New Delhi | Jagran News Desk: After hitting an eight-month low on Tuesday and reaching the ‘very poor’ category, the overall Air Quality Index (AQI) in Delhi improved marginally on Wednesday, but remained in the ‘poor’ category. As per the recordings by the Central Pollution Control Board (CPCB), the national capital’s Air Quality Index stood at 276, in the ‘poor’ category at 8 am today.
Since the air quality deteriorated from yesterday, a smoky haze has surrounded the atmosphere in Delhi. The CPCB also said that a considerable rise in Prominent Pollutants — PM2.5 and PM10 — was also recorded in the national capital, largely caused by the slow winds and low temperatures, that allowed the accumulation of pollutants.
According to the Ministry of Earth Sciences’ Air Quality Early Warning System for Delhi, the air quality is likely to improve to the moderate category by Thursday.
The deterioration of air quality is considered to be caused due to stubble burning in neighbouring states, however, the Ministry of Earth Sciences’ Air Quality Early Warning System for Delhi, said that the increase in farm fires in Punjab, Haryana and neighbouring regions of Pakistan, have a marginal impact on the capital’s air quality.
The air quality index of the national capital turned foul and mounted to ‘very poor’ category at 304 on Tuesday morning, with northwest district recording the most polluted air, according to the Central Pollution Board’s data. The last time the air quality hit such a poor level was on February 12 when the AQI was 320. It was 261 on Monday, 216 on Sunday and 221 on Saturday.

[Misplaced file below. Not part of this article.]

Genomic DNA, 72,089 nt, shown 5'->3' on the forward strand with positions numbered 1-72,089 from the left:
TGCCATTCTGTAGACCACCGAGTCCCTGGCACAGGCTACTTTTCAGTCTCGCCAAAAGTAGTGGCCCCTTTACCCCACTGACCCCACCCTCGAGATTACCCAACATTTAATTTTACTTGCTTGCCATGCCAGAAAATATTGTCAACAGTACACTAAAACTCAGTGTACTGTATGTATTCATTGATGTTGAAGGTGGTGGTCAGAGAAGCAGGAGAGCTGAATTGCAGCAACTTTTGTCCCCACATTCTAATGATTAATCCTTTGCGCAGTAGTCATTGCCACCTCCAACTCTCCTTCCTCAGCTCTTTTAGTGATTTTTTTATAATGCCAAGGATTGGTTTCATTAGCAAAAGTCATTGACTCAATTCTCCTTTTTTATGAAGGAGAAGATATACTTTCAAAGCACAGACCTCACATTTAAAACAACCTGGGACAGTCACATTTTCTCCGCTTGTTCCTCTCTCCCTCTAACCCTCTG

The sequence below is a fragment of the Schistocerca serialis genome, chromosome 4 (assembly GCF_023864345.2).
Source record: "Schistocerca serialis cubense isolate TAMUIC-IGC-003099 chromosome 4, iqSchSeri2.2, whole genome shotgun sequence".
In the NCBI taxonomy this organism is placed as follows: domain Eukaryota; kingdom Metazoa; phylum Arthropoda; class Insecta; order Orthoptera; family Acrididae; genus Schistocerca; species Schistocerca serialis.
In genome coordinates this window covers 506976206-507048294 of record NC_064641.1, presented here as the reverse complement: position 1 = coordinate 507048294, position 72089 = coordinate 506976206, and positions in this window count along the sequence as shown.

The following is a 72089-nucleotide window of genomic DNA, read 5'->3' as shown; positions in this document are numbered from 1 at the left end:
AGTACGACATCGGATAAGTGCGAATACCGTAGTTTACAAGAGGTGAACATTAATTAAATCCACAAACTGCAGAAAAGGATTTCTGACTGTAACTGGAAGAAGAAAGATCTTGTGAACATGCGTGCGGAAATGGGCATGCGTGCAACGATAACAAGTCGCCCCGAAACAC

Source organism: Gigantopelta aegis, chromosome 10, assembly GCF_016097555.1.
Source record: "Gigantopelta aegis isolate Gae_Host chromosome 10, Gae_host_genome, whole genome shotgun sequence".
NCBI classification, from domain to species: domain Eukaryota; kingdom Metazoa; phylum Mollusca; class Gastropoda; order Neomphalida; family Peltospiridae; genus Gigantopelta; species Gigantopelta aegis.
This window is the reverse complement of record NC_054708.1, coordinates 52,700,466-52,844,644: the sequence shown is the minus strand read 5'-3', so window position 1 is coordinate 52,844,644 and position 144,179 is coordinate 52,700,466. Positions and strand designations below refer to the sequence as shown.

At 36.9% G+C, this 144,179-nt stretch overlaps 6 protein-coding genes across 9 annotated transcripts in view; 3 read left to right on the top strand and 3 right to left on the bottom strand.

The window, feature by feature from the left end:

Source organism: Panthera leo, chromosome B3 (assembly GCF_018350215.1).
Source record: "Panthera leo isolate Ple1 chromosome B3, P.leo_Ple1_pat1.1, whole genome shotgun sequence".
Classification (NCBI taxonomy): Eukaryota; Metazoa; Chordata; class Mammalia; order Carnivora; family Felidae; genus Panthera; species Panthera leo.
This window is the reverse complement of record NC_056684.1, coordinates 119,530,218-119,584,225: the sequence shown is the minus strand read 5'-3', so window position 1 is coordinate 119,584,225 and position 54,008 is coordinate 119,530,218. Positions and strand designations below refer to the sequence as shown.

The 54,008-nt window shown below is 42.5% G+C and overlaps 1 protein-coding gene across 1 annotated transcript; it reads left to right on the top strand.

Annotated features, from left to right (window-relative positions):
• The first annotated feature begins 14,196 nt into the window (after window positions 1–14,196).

The air pollution reaches a crescendo in Delhi-NCR every winter, when pollution from stubble burning combines with the suspended water droplets in the lower atmosphere to form a thick blanket of noxious smog, thus creating health hazards for the residents.
As per the pollution control board, out of the 36 pollution monitoring stations, the air quality index in as many as 19 stations is in the ‘very poor’ category, 14 stations recorded the index in the ‘poor’ category, one recorded it in the ‘moderate’ category.
An AQI between 0 and 50 is considered ‘good’, 51 and 100 ‘satisfactory’, 101 and 200 ‘moderate’, 201 and 300 ‘poor’, 301 and 400 ‘very poor’, and 401 and 500 ‘severe’.
Starting Thursday, stricter measures to fight air pollution will also come into force in Delhi and its neighbourhood as part of the Graded Response Action Plan, which was first implemented in Delhi-NCR in 2017. The measures under GRAP include increasing bus and metro services, hiking parking fees and stopping use of diesel generator sets when the air quality turns poor.